Friday, February 19, 2016

Film Review: The Diabolical (2015)

The Diabolical (Review)
United States/2015
Format Viewed For Review: Netflix Instant
Netflix Streaming: Yes
Amazon Prime: No

"It's not especially frightening or mind-blowing, but it is moderately entertaining and interesting."

Madison (Ali Larter), a single mother, tries to live peacefully with her two children, Jacob and Haley. Her family, however, is tormented by an inexplicable force within their house...

The Diabolical follows Madison and her children, as well as Madison's boyfriend, Nikolai (Arjun Gupta). The first two acts of the film generally play out like a family drama. Madison is a single mother, Jacob is an intelligent child with behavioral issues stemming from his anger issues, and Haley is a jolly little girl; Madison is also dating Nikolai, who is Jacob's teacher. Oh, and the family are experiencing strange events in their home in the form of apparitions, often bloody, occasionally appearing out of nowhere. With that said, not much really happens in the first two acts. It's interesting, sure, but it's not all that engaging. The third act gives us a solid revelation, though — it's different from the same old cliches. It definitely picks up the pace and unravels a decent mystery. I wasn't a big fan of the actual ending, but it wasn't bad.

The Diabolical is a decent film. It's a mixture of science-fiction and horror — the former appearing more during the final act and the latter appearing sparsely throughout. I was interested throughout the film, but I wouldn't say I was fully engaged. Like I said, the first two acts feel uneventful, which causes the pacing to feel very slow. It often feels like it's crawling towards the end, not even walking to it. It's not bad per se, but it just doesn't grab you. When it's not at least somewhat interesting, it just feels boring. There are some great visuals, though. The plot is also very interesting, too, especially towards the end. Although it appears like just-another-haunted-house movie on the surface, it does have some personality. It's one of those films that's caught in the middle – it's not the best and it's not the worst.

The acting was good, though. Ali Larter delivers a good performance as the lead and Arjun Gupta offered a decent supporting role. The child cast was good, too. None of the roles were especially demanding, but the cast did well. I can't fault them for that. The film was shot well, too. I don't remember much of the music, so there probably wasn't any or it simply blended with the background – at least it wasn't obnoxious. The film is written by Alistair Legrand and Luke Harvis; Legrand also directs. The film's is well directed, crafting a competent narrative from beginning to end. The writing is also good, too, focusing on character and forming a strong structure. However, the direction and writing play it safe for far too long. This causes the film to feel hollow and uneventful, really moving without haste. And, despite a good revelation, the lack of risk in the writing and direction make it feel more like any other haunted house film.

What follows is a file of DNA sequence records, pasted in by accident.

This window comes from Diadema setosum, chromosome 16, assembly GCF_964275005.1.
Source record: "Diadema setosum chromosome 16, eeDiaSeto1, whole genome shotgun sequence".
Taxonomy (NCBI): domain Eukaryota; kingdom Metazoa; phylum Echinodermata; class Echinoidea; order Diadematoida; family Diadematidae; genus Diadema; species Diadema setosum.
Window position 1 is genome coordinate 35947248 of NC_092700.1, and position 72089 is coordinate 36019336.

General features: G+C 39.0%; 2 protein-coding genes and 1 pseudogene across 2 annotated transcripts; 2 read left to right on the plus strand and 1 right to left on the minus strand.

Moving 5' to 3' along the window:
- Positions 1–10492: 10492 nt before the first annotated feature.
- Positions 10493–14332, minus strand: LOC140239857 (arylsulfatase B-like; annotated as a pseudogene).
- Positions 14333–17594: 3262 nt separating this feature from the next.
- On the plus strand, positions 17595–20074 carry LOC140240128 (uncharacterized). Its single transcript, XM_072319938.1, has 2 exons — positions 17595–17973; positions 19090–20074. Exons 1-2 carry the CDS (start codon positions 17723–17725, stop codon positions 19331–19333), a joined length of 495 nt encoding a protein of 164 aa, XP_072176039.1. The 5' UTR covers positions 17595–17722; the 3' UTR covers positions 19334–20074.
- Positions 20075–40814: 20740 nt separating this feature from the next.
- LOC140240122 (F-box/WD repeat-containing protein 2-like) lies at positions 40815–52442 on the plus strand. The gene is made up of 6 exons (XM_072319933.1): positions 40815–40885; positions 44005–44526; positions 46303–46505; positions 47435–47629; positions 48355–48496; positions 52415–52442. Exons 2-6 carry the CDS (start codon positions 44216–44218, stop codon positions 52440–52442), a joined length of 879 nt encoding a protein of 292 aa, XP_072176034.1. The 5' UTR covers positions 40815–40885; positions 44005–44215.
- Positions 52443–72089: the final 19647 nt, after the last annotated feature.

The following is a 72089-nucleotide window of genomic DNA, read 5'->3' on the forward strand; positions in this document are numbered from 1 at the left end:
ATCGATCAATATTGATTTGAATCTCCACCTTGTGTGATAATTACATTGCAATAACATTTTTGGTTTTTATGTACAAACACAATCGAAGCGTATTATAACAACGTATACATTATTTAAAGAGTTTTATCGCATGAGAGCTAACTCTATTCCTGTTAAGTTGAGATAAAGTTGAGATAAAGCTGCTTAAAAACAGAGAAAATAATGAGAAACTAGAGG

Overall, The Diabolical is a decent film. It's not especially frightening or mind-blowing, but it is moderately entertaining and interesting. The first two acts are slow, but there are some interesting tidbits of information and some great visuals sprinkled throughout. Although I did not love the ending, the final act offers some much needed energy to the film. It's not the best, it's not the worst – it's somewhere in the middle and it's at least worth a rental.

Score: 5/10 
Parental Guide: Some violence and blood, a brief sex scene.

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